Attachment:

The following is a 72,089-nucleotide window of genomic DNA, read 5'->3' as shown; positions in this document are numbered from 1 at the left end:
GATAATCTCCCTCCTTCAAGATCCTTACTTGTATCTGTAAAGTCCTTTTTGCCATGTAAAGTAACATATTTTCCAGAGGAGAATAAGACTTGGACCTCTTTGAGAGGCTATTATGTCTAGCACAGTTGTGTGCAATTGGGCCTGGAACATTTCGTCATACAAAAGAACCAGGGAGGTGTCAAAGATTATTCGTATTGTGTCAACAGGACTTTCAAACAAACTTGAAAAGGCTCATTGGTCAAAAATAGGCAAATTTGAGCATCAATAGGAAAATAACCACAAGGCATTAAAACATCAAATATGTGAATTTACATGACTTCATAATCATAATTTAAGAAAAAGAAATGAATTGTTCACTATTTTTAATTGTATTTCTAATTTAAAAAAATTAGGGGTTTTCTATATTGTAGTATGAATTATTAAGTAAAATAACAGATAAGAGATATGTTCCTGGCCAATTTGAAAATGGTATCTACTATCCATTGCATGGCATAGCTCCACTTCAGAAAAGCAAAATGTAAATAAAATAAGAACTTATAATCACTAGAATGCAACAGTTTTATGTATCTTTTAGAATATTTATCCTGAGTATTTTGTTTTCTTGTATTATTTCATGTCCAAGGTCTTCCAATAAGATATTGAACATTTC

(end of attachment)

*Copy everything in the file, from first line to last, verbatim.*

The following is a 72,089-nucleotide window of genomic DNA, read 5'->3' as shown; positions in this document are numbered from 1 at the left end:
GATAATCTCCCTCCTTCAAGATCCTTACTTGTATCTGTAAAGTCCTTTTTGCCATGTAAAGTAACATATTTTCCAGAGGAGAATAAGACTTGGACCTCTTTGAGAGGCTATTATGTCTAGCACAGTTGTGTGCAATTGGGCCTGGAACATTTCGTCATACAAAAGAACCAGGGAGGTGTCAAAGATTATTCGTATTGTGTCAACAGGACTTTCAAACAAACTTGAAAAGGCTCATTGGTCAAAAATAGGCAAATTTGAGCATCAATAGGAAAATAACCACAAGGCATTAAAACATCAAATATGTGAATTTACATGACTTCATAATCATAATTTAAGAAAAAGAAATGAATTGTTCACTATTTTTAATTGTATTTCTAATTTAAAAAAATTAGGGGTTTTCTATATTGTAGTATGAATTATTAAGTAAAATAACAGATAAGAGATATGTTCCTGGCCAATTTGAAAATGGTATCTACTATCCATTGCATGGCATAGCTCCACTTCAGAAAAGCAAAATGTAAATAAAATAAGAACTTATAATCACTAGAATGCAACAGTTTTATGTATCTTTTAGAATATTTATCCTGAGTATTTTGTTTTCTTGTATTATTTCATGTCCAAGGTCTTCCAATAAGATATTGAACATTTC